What's going on? More thoughts on liturgy and jazz...

In yesterday's NY Times, a columnist quoted the always incisive Frank Zappa re: the paradox of rock and roll journalism: Rock journalists are people who can't write interviewing people who can't talk for people who can't read. Is it any wonder that the Mothers of Invention grabbed my heart and soul at a tender age? On so many levels, that band embraced a host of competing truths simultaneously that refused to be squeezed into the mold of social conformity. They were rock and rollers par excellence and also brilliantly accomplished jazz and classical artists. They spoke hard words of social critique but offered them up with humor. They evoked the counter culture of the 60s without succumbing to either drug abuse or romantic sentimentalism. They blended order with chaos and beauty within cacophony. (Just LISTEN to this cat play!)
And, at least to my mind, Zappa and the Mothers celebrated what I have come to call the community of God: a way of being in the world that creates a safe place for everyone, honors the unique gifts of every person and invites people to share themselves fully in joy and responsibility. From Zappa - as well as Dylan, Joni Mitchell, the Beatles, Leonard Cohen and my time in Christian worship - I came to the awareness that words matter. 

I also learned that while the way we use words matters, it is simultaneously true that our words are always incomplete - more simulacrum and poem than hard, cold fact. That is why the deepest soul truths are better expressed in music and poetry rather than doctrine and catechism. Not that dogma and commentary are wrong. I have learned a great deal from them both - especially when I remember that they are statements that must always remain unfinished by nature.  As St. Paul says, "Now we see as through a glass darkly, then we shall see face to face."

So, in my ongoing reflection on how public worship can express both action and contemplation - the inward journey of reflection with the outward act of embodied participation within the context of jazz worship - I have a few hunches. And when I return from vacation in Montreal, I want to explore and experiment with them in collaboration with my Director of Music. Here's what I am thinking:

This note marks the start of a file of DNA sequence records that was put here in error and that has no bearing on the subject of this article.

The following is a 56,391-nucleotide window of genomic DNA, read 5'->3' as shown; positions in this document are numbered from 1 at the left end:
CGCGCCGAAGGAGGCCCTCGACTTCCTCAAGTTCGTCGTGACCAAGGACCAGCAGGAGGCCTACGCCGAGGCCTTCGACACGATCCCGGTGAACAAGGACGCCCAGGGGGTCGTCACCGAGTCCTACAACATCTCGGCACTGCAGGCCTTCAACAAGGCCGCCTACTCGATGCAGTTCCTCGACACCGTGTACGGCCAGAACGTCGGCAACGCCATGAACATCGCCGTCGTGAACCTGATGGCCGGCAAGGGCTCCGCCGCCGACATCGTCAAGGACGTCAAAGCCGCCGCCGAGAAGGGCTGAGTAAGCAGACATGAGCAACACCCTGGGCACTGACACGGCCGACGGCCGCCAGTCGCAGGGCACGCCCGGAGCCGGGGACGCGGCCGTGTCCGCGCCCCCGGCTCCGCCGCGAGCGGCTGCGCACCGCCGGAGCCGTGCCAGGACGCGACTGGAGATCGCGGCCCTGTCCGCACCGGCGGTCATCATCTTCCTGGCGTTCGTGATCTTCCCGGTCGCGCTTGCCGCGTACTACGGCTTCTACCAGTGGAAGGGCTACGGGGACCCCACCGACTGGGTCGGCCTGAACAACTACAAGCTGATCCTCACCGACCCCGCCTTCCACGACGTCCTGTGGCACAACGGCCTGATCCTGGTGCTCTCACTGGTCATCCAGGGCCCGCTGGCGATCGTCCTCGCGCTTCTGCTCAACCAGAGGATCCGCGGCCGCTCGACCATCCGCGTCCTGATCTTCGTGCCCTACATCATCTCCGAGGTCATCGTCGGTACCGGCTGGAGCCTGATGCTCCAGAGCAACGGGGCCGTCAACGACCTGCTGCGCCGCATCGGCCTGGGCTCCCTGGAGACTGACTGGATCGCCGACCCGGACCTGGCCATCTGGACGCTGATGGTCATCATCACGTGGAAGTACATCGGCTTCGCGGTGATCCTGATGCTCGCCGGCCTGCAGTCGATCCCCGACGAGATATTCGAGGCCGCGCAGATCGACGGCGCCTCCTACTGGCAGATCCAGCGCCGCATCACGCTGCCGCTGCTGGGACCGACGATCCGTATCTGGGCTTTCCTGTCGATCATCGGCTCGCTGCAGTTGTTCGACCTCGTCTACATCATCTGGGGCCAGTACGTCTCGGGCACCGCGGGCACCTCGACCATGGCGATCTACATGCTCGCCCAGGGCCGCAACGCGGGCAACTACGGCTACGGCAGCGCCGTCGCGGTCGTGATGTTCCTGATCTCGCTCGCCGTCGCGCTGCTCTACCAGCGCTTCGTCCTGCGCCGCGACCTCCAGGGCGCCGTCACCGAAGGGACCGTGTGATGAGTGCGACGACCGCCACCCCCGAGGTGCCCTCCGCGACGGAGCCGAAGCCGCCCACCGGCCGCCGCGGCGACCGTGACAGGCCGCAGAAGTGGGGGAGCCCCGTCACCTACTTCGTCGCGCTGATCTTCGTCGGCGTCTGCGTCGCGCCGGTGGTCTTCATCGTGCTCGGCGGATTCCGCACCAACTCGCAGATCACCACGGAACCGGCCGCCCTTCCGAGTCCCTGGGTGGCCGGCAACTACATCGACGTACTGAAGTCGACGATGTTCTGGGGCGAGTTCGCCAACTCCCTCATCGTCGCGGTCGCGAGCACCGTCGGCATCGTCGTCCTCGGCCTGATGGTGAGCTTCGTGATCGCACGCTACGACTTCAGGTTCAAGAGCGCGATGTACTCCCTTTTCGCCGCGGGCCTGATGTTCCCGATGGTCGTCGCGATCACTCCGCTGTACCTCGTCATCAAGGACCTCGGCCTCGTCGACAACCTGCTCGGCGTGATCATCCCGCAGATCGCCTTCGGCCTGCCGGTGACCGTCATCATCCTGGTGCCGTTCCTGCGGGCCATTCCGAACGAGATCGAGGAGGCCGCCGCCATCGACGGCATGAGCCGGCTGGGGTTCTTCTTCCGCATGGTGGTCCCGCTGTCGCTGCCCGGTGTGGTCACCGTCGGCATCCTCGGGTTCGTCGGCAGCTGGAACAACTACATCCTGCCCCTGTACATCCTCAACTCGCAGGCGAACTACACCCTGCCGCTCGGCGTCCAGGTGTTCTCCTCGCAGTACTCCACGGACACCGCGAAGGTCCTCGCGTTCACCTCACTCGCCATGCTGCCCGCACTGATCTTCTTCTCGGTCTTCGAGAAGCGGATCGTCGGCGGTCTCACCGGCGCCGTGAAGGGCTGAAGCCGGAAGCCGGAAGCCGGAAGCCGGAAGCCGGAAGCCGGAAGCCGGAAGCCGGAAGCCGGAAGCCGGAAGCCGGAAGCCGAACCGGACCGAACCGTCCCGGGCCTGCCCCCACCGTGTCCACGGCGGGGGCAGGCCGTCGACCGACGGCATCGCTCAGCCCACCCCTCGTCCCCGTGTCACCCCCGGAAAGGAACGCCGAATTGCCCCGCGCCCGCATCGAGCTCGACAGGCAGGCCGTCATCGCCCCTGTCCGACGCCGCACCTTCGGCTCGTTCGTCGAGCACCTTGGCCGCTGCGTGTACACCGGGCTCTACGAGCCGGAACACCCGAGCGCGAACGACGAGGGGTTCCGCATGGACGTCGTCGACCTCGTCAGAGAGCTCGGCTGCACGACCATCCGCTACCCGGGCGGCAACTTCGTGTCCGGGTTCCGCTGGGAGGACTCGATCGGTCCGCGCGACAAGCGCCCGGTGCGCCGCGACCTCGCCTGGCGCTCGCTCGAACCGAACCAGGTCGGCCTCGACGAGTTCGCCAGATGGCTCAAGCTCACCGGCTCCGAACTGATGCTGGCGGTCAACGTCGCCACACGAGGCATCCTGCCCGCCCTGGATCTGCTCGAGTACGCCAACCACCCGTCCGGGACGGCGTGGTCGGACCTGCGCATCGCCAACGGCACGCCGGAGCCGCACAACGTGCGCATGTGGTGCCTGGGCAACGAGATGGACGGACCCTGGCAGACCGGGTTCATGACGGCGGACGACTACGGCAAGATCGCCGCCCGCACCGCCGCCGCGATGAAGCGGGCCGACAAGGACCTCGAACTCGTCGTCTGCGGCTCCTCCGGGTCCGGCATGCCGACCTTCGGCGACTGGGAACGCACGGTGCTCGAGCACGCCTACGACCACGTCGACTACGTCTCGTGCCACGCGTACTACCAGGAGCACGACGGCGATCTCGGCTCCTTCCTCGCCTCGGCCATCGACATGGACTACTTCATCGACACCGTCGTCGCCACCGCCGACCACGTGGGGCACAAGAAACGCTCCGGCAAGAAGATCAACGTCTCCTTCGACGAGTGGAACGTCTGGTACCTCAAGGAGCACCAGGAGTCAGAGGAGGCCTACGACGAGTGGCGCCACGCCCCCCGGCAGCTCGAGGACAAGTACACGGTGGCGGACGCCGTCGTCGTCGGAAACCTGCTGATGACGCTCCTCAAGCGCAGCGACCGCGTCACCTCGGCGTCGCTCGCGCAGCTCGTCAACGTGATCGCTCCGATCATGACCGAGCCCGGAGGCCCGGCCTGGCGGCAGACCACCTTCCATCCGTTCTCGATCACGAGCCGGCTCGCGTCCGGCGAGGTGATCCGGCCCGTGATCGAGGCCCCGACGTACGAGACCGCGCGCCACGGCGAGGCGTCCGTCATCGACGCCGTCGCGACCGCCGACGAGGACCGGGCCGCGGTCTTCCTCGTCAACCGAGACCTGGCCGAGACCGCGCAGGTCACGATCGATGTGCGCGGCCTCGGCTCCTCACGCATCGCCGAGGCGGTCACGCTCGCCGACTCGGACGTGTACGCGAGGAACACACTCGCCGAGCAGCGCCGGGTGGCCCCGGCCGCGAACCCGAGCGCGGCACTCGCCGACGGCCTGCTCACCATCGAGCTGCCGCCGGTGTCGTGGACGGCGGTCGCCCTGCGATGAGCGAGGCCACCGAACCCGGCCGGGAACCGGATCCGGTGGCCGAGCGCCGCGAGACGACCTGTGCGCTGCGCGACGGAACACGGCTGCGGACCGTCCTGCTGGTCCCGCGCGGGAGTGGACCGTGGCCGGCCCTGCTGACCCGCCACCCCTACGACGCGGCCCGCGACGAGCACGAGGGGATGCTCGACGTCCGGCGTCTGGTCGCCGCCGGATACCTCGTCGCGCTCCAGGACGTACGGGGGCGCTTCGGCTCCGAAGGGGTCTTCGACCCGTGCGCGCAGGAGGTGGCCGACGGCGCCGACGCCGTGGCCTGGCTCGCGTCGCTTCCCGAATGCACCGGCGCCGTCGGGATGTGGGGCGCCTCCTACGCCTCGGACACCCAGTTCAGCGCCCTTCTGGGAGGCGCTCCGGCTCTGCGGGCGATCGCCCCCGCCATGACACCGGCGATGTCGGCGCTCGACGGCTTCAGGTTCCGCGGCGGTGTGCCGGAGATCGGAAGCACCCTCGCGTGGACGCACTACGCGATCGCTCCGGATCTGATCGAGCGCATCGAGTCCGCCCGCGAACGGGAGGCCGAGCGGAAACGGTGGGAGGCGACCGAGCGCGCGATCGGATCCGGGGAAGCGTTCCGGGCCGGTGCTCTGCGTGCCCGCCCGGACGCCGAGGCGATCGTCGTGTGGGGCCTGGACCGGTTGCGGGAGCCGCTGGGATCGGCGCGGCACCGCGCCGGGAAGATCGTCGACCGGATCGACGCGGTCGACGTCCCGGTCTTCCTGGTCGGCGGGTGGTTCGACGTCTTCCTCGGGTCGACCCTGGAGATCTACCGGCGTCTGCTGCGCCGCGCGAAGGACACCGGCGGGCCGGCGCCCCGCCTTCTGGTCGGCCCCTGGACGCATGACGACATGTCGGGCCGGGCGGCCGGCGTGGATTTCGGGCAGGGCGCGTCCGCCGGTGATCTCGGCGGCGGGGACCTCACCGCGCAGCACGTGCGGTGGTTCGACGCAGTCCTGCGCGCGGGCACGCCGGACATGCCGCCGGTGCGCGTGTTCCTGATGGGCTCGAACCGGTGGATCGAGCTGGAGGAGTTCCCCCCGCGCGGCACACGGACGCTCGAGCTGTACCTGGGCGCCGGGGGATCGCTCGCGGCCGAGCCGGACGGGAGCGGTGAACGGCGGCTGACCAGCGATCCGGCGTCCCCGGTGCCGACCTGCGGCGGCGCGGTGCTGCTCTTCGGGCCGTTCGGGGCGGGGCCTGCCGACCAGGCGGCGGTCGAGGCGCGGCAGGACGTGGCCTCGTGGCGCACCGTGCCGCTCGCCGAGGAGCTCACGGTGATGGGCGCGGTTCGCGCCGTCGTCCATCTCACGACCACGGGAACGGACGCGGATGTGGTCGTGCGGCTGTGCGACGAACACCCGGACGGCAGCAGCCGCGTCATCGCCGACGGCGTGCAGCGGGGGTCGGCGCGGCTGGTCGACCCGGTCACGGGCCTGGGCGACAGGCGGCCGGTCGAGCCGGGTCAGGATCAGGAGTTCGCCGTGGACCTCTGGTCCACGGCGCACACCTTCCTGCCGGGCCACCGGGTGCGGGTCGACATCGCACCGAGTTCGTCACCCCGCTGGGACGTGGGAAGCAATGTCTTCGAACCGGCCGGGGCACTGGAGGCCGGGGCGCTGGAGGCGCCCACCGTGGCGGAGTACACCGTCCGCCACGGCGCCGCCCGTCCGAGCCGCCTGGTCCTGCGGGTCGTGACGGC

Currently each liturgy is divided into four parts:  gather, reflect, engage and bless. Keeping these categories as touchstones, what would it look and feel like if our gathering work in worship (noting that liturgy means the work of the people) involved more physical and musical participation and movement? Could the WHOLE people of God become part of a sung procession merging young and old together? People might enter into the quiet of the Sanctuary - listening and taking time to become grounded - and then physically move and sing in a shared procession that marked a deepening of community in service to the Lord? We might need to move our "time for children" to this opening sequence, too so that the children joined me in the Chancel at the start of worship before moving into Sunday school

And if such a change might shape the "gathering" portion of worship, could our "engaging" time become a combination of silence, song and shared prayers? This might wed our awkward yearning for inward journey with various outward expressions of sung and spoken prayer so that both contemplation and action were embraced and honored. The conclusion of our engagement could easily become "the passing of Christ's peace" and our South African sung response. This would mean flipping parts of the current liturgy's order, but such a change could help us express the both/and of our jazz spirituality.

Next would be our reflection - spoken and sung articulations of the readings for the day as well as a time for dialogical reflection (teaching and questions) - followed by a brief silence and then reactions from the congregation. The beauty of shaping our reflections in this way is that it becomes a form of theological jazz in worship.  First the tradition is shared and then it is explored with respect through improvisation; there is active participation and time to sit with the morning's insights, too.

Lastly there could be our time for "blessing" - sometimes prayers and offerings and others times Holy Communion in community. At the close of either we could build in another time for quiet reflection in anticipation of returning to our work in the world. In fact, this inward act could become a helpful way for the folk to concretize how they are going to be different after our celebration of God's loving grace is finished.

Parker Palmer has observed that all too often our work in the world is shaped by our roles in ways that divorce us from the wisdom of our souls. Perhaps the time has come for us to explore how Sunday mornings can not only call this divorce into question, but offer soul satisfying alternatives. Again the apostle Paul offers wise counsel saying:

I appeal to you therefore, brothers and sisters, by the mercies of God, to present your bodies as a living sacrifice, holy and acceptable to God, which is your spiritual worship. Do not be conformed to this world, but be transformed by the renewing of your minds, so that you may discern what is the will of God—what is good and acceptable and perfect.

Could it be that a more serious exploration of jazz liturgy might offer our folk a way to practice disengaging from conformity?  Stay tuned after we return from Montreal...


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